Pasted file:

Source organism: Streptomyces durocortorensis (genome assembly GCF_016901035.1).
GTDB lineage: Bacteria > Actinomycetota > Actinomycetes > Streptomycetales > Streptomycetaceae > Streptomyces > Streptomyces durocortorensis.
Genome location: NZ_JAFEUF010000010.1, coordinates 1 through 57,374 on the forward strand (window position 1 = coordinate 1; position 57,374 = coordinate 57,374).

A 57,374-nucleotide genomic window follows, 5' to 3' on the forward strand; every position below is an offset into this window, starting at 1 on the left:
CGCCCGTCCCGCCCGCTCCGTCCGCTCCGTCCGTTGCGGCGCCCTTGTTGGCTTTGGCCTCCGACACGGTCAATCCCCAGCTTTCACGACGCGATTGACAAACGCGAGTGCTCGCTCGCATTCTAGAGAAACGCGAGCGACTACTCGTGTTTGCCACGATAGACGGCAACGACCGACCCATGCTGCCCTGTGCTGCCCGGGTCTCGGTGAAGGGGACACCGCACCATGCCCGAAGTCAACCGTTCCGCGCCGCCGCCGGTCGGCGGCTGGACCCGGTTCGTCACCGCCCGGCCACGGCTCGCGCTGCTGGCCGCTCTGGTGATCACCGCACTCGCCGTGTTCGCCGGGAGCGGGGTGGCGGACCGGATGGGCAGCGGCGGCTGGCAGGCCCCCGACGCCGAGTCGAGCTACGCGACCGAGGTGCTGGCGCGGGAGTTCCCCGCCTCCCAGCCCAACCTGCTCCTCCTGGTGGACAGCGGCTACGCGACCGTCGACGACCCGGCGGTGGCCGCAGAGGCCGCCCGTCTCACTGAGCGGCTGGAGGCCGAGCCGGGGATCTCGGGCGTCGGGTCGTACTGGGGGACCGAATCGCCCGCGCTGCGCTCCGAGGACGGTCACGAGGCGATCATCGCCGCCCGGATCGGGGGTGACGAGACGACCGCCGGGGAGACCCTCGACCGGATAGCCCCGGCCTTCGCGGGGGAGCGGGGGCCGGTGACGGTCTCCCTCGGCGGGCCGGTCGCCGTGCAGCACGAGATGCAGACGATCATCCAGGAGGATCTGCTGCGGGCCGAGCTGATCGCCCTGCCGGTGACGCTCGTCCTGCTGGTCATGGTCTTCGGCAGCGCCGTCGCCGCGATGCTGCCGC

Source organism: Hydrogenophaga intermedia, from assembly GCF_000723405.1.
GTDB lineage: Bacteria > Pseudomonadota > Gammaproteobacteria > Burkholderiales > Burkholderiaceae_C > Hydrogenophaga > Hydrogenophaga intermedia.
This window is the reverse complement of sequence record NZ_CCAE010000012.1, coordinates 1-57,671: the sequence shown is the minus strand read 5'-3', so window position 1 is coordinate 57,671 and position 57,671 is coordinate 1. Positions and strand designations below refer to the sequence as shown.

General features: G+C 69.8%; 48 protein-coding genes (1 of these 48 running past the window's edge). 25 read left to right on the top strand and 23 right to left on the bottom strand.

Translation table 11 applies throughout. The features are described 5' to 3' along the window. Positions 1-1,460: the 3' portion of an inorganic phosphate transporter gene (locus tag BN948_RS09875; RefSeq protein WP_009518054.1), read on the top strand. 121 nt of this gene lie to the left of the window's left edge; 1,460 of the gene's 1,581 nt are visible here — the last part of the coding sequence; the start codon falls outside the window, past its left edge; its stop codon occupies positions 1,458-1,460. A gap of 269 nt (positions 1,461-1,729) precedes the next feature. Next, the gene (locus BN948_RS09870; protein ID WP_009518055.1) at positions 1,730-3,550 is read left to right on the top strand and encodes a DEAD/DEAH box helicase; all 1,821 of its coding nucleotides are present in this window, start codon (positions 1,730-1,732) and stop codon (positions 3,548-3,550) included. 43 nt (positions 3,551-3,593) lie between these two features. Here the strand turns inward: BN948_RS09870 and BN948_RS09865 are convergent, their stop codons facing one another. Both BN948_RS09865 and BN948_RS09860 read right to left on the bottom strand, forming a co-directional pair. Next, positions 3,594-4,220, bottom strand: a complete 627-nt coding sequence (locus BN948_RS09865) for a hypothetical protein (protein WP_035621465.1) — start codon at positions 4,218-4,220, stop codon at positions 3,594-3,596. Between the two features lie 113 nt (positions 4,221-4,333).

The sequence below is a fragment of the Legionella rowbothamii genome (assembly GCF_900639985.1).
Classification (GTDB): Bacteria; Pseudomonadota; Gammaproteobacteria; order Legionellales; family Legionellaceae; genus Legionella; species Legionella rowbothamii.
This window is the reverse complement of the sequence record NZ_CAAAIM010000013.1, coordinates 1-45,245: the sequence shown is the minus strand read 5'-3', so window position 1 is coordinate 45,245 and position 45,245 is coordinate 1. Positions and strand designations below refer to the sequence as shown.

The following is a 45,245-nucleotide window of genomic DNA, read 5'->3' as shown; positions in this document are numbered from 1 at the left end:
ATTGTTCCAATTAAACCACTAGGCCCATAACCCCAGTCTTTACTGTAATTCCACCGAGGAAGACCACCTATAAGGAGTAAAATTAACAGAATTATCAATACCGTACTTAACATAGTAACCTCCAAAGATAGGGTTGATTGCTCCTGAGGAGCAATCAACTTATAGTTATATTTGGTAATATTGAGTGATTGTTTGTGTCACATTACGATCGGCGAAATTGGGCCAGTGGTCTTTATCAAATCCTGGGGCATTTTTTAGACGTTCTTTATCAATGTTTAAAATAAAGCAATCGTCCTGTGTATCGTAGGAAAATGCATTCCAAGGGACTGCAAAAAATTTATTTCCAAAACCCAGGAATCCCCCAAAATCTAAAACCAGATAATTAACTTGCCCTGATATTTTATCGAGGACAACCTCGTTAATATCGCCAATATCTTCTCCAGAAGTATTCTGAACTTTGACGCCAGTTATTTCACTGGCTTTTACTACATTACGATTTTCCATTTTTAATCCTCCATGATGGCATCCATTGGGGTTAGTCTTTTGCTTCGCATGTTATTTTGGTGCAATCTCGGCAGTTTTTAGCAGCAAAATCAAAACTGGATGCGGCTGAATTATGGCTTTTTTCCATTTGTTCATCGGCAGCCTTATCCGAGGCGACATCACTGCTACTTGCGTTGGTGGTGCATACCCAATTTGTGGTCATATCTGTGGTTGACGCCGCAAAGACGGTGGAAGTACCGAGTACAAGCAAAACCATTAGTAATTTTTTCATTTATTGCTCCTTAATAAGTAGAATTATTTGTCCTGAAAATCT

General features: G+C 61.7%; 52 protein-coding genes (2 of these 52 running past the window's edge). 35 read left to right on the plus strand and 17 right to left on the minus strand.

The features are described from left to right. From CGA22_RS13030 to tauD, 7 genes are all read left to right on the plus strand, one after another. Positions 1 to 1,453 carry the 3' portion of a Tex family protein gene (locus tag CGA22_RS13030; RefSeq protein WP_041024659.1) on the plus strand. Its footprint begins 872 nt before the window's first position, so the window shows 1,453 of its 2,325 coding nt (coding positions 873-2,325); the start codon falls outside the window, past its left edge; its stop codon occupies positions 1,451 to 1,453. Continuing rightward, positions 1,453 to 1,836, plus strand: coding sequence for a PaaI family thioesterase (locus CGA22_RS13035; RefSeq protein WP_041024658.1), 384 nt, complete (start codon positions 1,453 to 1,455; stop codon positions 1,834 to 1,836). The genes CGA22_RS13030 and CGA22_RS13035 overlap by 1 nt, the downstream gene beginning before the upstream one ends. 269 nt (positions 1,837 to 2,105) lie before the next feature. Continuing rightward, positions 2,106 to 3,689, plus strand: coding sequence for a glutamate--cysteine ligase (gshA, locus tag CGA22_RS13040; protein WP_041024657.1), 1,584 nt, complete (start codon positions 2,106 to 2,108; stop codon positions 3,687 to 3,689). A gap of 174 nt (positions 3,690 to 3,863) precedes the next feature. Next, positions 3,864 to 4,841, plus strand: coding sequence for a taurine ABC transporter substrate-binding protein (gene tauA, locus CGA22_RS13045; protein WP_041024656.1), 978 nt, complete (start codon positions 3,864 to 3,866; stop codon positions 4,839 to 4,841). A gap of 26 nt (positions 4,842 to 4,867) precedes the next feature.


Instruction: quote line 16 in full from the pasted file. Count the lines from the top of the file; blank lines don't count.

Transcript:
General features: G+C 61.7%; 52 protein-coding genes (2 of these 52 running past the window's edge). 35 read left to right on the plus strand and 17 right to left on the minus strand.